Jasha Dehm is a student at the Discipline of Marine Studies at University of the South Pacific in Suva, Fiji, where he is a PhD student working to assess distribution patterns of coral assemblages within the Suva Urban Marine Environment in relation to drivers for change. Jasha is attached to IRD in Noumea via an ARTs fellowship. With the IRD he is setting up a coastal hydrodynamic configuration specific to the Suva Urban Marine Environment using the CROCO model. Jasha joins the PACPATH project as a student ambassador where he will contribute with his understanding of the coastal dynamics in Fiji and will facilitate where possible the involvement of student research into PACPATH.
Maxime is ambassador student within the PACPATH project and PhD student at IRD in Noumea within the ENTROPIE laboratory on evaluation of the protective role of coastal ecosystems (reefs, seagrass beds and mangroves) in the reduction of the marine submersion hazard in New Caledonia. The focus is on both seasonal phenomena (e.g. swell) and extreme events (e.g. cyclones and tsunamis). This ecosystem service of protection will be approached according to an interdisciplinary approach between Human and Social Sciences (e.g. field surveys) and Earth Sciences (e.g. hydrodynamic modeling). The goal is to quantify and qualify the filtering effect of ecosystems on several sites in New Caledonia by looking at different hydrodynamic variables: water levels, waves and currents.
Salanieta is PhD student at the University of the South Pacific in Fiji (final year) on the traditional knowledge of fishers in Fiji and how it can be used to inform the local management and conservation efforts in Fiji. She joins the PACPATH Project as a USP student ambassador and will contribute in discussions on fisheries resources, small scale fisheries and how to properly engage Indigenous people and their knowledges in Ocean stewardship, governance and sustainable resource use. She is committed on sharing her views on the value of ethno-science for science.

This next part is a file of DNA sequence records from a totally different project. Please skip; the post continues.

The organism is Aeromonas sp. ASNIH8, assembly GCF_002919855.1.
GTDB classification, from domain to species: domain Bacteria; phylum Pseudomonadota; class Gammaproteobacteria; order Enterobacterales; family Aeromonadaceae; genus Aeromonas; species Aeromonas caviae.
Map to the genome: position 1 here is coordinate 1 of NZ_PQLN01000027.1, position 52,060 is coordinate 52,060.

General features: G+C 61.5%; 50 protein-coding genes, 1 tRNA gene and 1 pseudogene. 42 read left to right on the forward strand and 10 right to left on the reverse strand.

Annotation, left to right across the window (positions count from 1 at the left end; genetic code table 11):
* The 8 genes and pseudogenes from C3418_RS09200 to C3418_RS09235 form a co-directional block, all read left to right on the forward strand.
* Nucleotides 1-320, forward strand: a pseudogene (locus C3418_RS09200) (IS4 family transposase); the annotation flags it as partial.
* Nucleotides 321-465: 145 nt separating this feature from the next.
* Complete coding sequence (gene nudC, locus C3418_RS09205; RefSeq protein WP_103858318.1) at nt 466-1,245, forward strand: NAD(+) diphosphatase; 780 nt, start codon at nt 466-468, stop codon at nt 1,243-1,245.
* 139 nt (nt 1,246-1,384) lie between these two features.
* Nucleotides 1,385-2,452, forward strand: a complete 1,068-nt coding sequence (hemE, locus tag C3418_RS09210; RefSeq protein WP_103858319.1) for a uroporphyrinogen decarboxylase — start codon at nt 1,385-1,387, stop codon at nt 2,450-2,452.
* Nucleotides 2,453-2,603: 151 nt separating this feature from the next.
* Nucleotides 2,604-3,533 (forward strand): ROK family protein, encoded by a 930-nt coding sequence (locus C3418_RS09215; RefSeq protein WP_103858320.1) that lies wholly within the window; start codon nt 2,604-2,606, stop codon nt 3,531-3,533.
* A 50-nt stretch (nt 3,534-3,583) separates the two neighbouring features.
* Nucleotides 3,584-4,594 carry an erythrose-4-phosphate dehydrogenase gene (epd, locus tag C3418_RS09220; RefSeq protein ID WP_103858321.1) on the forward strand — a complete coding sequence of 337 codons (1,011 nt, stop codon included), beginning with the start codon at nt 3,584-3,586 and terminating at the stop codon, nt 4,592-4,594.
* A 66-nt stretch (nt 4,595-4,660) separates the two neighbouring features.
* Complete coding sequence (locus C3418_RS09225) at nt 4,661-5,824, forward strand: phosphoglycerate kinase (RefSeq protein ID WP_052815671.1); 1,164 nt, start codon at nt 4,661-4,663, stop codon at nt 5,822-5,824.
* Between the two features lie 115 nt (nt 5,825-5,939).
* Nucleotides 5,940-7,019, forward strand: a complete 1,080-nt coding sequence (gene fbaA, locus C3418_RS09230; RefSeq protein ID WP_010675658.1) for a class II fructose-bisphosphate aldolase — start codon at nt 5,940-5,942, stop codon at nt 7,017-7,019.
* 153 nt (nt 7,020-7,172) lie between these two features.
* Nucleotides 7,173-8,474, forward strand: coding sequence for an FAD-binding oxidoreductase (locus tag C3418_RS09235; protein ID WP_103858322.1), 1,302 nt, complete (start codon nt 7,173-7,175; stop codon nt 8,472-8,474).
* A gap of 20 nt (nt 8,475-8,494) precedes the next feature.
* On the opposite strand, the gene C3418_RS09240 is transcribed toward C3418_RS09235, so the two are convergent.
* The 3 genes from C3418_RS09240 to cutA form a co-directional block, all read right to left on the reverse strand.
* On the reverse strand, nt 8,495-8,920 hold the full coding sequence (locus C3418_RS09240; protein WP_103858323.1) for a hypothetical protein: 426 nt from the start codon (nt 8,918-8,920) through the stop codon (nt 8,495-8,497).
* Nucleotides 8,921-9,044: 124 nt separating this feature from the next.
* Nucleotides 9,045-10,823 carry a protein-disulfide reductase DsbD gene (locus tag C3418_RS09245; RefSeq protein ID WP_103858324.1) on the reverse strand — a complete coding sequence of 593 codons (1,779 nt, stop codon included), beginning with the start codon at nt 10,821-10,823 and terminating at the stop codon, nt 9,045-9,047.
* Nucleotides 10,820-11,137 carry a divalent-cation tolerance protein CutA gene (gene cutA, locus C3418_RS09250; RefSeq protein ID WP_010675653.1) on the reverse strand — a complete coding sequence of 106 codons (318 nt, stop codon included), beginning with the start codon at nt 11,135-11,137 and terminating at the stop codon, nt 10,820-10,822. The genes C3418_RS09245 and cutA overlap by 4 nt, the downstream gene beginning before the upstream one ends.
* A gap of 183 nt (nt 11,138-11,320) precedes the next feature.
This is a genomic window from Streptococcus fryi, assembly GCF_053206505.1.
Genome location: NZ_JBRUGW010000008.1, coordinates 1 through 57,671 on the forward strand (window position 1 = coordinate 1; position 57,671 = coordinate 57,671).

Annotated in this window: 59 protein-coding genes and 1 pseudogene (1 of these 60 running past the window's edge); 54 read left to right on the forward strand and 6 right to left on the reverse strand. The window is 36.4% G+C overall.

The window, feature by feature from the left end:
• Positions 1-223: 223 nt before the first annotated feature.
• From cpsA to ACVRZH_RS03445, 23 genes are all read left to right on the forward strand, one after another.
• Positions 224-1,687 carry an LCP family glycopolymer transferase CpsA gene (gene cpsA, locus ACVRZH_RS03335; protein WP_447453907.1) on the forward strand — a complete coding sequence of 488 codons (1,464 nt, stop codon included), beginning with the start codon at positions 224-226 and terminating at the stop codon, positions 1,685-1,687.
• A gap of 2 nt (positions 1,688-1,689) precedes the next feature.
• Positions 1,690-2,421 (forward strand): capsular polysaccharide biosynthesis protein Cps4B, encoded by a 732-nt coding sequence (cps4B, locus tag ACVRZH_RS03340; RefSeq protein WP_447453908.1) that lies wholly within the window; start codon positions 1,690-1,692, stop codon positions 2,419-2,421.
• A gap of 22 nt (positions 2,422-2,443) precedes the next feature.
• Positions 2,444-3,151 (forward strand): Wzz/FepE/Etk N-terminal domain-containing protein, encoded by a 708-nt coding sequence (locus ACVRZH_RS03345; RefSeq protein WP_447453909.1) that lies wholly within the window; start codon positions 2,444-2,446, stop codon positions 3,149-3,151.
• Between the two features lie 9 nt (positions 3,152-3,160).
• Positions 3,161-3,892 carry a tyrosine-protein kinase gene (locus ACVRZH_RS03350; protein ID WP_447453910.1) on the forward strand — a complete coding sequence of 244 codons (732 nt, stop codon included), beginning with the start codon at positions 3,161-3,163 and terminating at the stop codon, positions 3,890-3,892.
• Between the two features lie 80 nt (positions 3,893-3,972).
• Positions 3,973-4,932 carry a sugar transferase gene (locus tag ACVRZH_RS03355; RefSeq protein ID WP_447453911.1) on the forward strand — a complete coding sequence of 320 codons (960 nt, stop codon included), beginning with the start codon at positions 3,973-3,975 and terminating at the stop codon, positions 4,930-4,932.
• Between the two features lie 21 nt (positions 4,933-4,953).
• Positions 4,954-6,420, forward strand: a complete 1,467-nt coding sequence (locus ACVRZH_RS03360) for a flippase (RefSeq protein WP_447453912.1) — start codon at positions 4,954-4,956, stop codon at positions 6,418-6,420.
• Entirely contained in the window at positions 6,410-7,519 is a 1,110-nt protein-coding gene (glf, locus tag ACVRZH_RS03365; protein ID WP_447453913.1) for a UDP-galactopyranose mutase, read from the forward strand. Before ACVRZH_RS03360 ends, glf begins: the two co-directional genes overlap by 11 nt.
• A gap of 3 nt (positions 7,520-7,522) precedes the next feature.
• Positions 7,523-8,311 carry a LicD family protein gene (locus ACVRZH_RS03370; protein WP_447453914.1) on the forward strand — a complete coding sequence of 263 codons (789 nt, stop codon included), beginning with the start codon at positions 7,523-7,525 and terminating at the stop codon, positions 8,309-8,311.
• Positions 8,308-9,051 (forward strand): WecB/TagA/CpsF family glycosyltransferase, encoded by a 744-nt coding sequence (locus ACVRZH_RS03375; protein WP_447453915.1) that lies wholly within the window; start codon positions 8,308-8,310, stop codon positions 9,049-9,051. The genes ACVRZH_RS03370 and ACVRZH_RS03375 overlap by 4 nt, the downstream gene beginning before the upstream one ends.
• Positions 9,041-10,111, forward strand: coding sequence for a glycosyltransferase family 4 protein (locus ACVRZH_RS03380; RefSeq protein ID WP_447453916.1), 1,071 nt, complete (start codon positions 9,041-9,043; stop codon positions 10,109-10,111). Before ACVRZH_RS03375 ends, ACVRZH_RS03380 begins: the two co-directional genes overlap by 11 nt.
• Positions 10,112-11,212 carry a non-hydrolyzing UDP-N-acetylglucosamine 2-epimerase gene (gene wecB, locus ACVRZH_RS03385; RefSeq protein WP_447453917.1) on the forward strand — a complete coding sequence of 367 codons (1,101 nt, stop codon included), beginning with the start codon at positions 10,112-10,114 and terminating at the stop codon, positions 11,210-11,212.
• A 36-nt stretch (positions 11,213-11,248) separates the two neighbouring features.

Lucie Gosset is a student ambassador within the PACPATH project and PHD at IRD. Her research is part of the CLIPSSA program (Pacific Climate, Local Knowledge and Adaptation Strategies) which is a regional interdisciplinary program in the Pacific covering Wallis and Futuna, French Polynesia, New Caledonia and Vanuatu. In this program, atmospheric dynamics is at the center of the study of climate change. In articulation with the work of climatologists, Lucie’s research in anthropology will focus on New Caledonia and Vanuatu. The aim of her research is to understand to what extent local ecological knowledge produced to cope with environmental variability can be a resource on which public policies can rely to reduce the vulnerability of populations to climate change. To achieve her work, Lucie focuses on describing how people understand, live and cope with changes in climate conditions. She also analyzes the interactions between various types of knowledge (scientific, NGO, academic, etc.) concerning the characterization or management of environmental conditions and their effects on local ecological knowledge and the way they are transmitted.